34. 34. 4B-34 Commonly Used Printers • Dot matrix printers – Impact printer – Used to print to multi-sheet pages – Print head strikes inked ribbon – Line printers – Band printers – Speed measured in characters per second
    35. 35. 4B-35 Dot Matrix Print Head
    36. 36. 4B-36 Commonly Used Printers • Ink-jet printers – Non-impact printer – Inexpensive home printer – Color output common using CMYK • Cyan, magenta, yellow, black – Sprays ink onto paper – Speed measured in pages per minute – Quality expressed as dots per inch
    37. 37. 4B-37 Dots Per Inch
    38. 38. 4B-38 Commonly Used Printers • Laser printer – Non-impact printer – Produces high quality documents – Color or black and white – Print process • Laser draws text on page • Toner sticks to text • Toner melted to page – Speed measured in pages per minute – Quality expressed as dots per inch
    39. 39. 4B-39 Commonly Used Printers • All-in-one peripherals – Scanner, copier, printer and fax – Popular in home offices – Prices are very reasonable
    40. 40. 4B-40 Comparing Printers • Determine what you need • Determine what you can spend • Initial cost • Cost of operating (toner and cartridge mainenance) • Image quality (most medium inkjets can print 300 to 600 dpi.If printer resolution is 600 means 600*600=3600 dpi) • Speed (most consumer level laser printer can print 6-8 ppm and professional can print 50 ppm)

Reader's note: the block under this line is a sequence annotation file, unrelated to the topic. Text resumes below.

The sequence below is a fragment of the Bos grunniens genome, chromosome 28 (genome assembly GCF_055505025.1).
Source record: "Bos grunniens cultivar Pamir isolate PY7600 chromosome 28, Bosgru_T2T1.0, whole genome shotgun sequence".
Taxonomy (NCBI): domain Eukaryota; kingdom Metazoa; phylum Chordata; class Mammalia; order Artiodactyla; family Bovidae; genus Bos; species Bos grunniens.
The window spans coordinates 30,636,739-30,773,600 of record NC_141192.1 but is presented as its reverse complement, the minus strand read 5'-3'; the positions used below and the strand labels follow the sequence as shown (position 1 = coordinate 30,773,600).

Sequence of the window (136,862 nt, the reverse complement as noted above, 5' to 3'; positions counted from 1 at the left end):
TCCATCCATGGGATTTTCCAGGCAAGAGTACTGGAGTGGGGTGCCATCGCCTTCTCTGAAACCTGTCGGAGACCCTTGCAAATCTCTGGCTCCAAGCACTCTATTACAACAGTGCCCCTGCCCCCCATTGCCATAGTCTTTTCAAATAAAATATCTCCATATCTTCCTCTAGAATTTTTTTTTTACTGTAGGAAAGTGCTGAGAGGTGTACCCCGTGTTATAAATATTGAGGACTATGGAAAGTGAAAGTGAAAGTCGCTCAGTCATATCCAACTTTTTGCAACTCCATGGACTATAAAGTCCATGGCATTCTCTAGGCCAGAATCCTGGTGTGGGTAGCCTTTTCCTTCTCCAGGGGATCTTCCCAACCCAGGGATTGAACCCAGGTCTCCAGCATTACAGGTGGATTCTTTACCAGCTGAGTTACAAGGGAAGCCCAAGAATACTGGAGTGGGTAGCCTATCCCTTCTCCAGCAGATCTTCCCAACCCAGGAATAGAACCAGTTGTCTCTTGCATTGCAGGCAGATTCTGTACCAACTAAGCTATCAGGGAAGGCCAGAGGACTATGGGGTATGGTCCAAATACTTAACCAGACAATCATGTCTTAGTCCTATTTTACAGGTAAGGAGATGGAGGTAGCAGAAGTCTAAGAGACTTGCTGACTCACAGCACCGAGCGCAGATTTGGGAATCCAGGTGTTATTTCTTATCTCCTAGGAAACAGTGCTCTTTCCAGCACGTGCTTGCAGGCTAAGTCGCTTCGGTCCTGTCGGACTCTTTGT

41. 41. 4B-41 High-Quality Printers • Special purpose printers – Used by a print shop – Output is professional grade – Prints to a variety of surfaces
    42. 42. 4B-42 High-Quality Printers • Thermal wax printers – Produces bold color output – Color generated by melting wax – Colors do not bleed – Operation costs are low – Output is slow – For posters or Book covers
    43. 43. 4B-43 High-Quality Printers • Dye sublimation printers – Produces realistic output – Very high quality – Color is produced by evaporating ink – Operation costs are high – Output is very slow – For Desktop publishers and graphic artists
    44. 44. 4B-44 High-Quality Printers • Photo printers – Produces film quality pictures – Prints very slow – Prints a variety of sizes
    45. 45. 4B-45 High-Quality Printers • Plotters – Large high quality blueprints – Older models draw with pens – Operational costs are low – Output is very slow
    46. 46. Copyright © 2006 by The McGraw-Hill Companies, Inc. All rights reserved.McGraw-Hill Technology Education Chapter 4B End of Chapter

    ×